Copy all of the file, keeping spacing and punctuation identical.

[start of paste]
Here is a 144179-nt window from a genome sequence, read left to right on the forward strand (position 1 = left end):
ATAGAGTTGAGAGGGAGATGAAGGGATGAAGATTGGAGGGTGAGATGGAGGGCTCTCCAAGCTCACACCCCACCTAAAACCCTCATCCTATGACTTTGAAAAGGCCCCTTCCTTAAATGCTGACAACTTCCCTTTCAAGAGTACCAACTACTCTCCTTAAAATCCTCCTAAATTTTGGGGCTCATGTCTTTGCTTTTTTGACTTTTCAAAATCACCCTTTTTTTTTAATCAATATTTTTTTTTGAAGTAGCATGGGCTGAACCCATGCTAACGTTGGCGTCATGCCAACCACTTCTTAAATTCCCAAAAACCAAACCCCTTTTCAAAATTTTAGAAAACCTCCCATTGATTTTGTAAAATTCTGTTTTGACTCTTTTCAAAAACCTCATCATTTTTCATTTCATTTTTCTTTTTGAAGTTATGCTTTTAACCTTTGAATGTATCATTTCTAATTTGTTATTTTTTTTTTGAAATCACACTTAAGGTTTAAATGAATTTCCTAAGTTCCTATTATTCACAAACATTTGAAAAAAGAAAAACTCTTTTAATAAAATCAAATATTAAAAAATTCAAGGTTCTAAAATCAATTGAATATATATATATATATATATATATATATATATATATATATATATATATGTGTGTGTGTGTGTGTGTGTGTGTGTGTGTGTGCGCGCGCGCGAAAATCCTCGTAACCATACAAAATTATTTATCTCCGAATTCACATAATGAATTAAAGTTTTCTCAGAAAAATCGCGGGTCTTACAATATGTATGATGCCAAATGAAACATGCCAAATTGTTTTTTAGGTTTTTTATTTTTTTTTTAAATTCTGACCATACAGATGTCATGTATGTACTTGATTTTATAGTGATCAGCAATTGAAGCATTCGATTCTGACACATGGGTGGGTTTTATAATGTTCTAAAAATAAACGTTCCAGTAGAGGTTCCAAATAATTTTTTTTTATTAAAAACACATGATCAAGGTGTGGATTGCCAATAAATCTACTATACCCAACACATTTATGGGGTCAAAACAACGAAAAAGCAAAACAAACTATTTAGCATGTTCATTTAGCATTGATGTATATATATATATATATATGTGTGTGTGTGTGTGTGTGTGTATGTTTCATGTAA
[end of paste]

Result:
Here is a 144179-nt window from a genome sequence, read left to right on the forward strand (position 1 = left end):
ATAGAGTTGAGAGGGAGATGAAGGGATGAAGATTGGAGGGTGAGATGGAGGGCTCTCCAAGCTCACACCCCACCTAAAACCCTCATCCTATGACTTTGAAAAGGCCCCTTCCTTAAATGCTGACAACTTCCCTTTCAAGAGTACCAACTACTCTCCTTAAAATCCTCCTAAATTTTGGGGCTCATGTCTTTGCTTTTTTGACTTTTCAAAATCACCCTTTTTTTTTAATCAATATTTTTTTTTGAAGTAGCATGGGCTGAACCCATGCTAACGTTGGCGTCATGCCAACCACTTCTTAAATTCCCAAAAACCAAACCCCTTTTCAAAATTTTAGAAAACCTCCCATTGATTTTGTAAAATTCTGTTTTGACTCTTTTCAAAAACCTCATCATTTTTCATTTCATTTTTCTTTTTGAAGTTATGCTTTTAACCTTTGAATGTATCATTTCTAATTTGTTATTTTTTTTTTGAAATCACACTTAAGGTTTAAATGAATTTCCTAAGTTCCTATTATTCACAAACATTTGAAAAAAGAAAAACTCTTTTAATAAAATCAAATATTAAAAAATTCAAGGTTCTAAAATCAATTGAATATATATATATATATATATATATATATATATATATATATATATATATGTGTGTGTGTGTGTGTGTGTGTGTGTGTGTGTGCGCGCGCGCGAAAATCCTCGTAACCATACAAAATTATTTATCTCCGAATTCACATAATGAATTAAAGTTTTCTCAGAAAAATCGCGGGTCTTACAATATGTATGATGCCAAATGAAACATGCCAAATTGTTTTTTAGGTTTTTTATTTTTTTTTTAAATTCTGACCATACAGATGTCATGTATGTACTTGATTTTATAGTGATCAGCAATTGAAGCATTCGATTCTGACACATGGGTGGGTTTTATAATGTTCTAAAAATAAACGTTCCAGTAGAGGTTCCAAATAATTTTTTTTTATTAAAAACACATGATCAAGGTGTGGATTGCCAATAAATCTACTATACCCAACACATTTATGGGGTCAAAACAACGAAAAAGCAAAACAAACTATTTAGCATGTTCATTTAGCATTGATGTATATATATATATATATATGTGTGTGTGTGTGTGTGTGTGTATGTTTCATGTAA